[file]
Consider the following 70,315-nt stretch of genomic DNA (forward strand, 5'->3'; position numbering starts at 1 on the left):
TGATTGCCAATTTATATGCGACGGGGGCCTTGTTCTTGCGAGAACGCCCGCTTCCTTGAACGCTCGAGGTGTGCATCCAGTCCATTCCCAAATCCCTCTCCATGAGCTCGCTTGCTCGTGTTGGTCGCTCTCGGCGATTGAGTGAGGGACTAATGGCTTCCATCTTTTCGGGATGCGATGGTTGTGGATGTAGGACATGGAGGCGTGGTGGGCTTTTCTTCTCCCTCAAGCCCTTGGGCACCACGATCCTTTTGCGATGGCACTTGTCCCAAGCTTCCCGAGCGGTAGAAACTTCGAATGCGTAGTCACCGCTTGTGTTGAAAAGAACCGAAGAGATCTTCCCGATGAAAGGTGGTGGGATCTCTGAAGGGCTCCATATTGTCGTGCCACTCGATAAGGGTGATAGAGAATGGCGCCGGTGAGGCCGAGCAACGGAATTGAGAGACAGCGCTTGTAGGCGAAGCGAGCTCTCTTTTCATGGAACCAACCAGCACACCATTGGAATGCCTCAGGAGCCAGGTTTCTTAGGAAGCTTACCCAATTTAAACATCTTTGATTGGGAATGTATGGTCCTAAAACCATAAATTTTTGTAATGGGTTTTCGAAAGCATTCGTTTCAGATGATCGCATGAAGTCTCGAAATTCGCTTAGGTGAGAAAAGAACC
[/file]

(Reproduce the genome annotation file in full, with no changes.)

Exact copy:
Consider the following 70,315-nt stretch of genomic DNA (forward strand, 5'->3'; position numbering starts at 1 on the left):
TGATTGCCAATTTATATGCGACGGGGGCCTTGTTCTTGCGAGAACGCCCGCTTCCTTGAACGCTCGAGGTGTGCATCCAGTCCATTCCCAAATCCCTCTCCATGAGCTCGCTTGCTCGTGTTGGTCGCTCTCGGCGATTGAGTGAGGGACTAATGGCTTCCATCTTTTCGGGATGCGATGGTTGTGGATGTAGGACATGGAGGCGTGGTGGGCTTTTCTTCTCCCTCAAGCCCTTGGGCACCACGATCCTTTTGCGATGGCACTTGTCCCAAGCTTCCCGAGCGGTAGAAACTTCGAATGCGTAGTCACCGCTTGTGTTGAAAAGAACCGAAGAGATCTTCCCGATGAAAGGTGGTGGGATCTCTGAAGGGCTCCATATTGTCGTGCCACTCGATAAGGGTGATAGAGAATGGCGCCGGTGAGGCCGAGCAACGGAATTGAGAGACAGCGCTTGTAGGCGAAGCGAGCTCTCTTTTCATGGAACCAACCAGCACACCATTGGAATGCCTCAGGAGCCAGGTTTCTTAGGAAGCTTACCCAATTTAAACATCTTTGATTGGGAATGTATGGTCCTAAAACCATAAATTTTTGTAATGGGTTTTCGAAAGCATTCGTTTCAGATGATCGCATGAAGTCTCGAAATTCGCTTAGGTGAGAAAAGAACC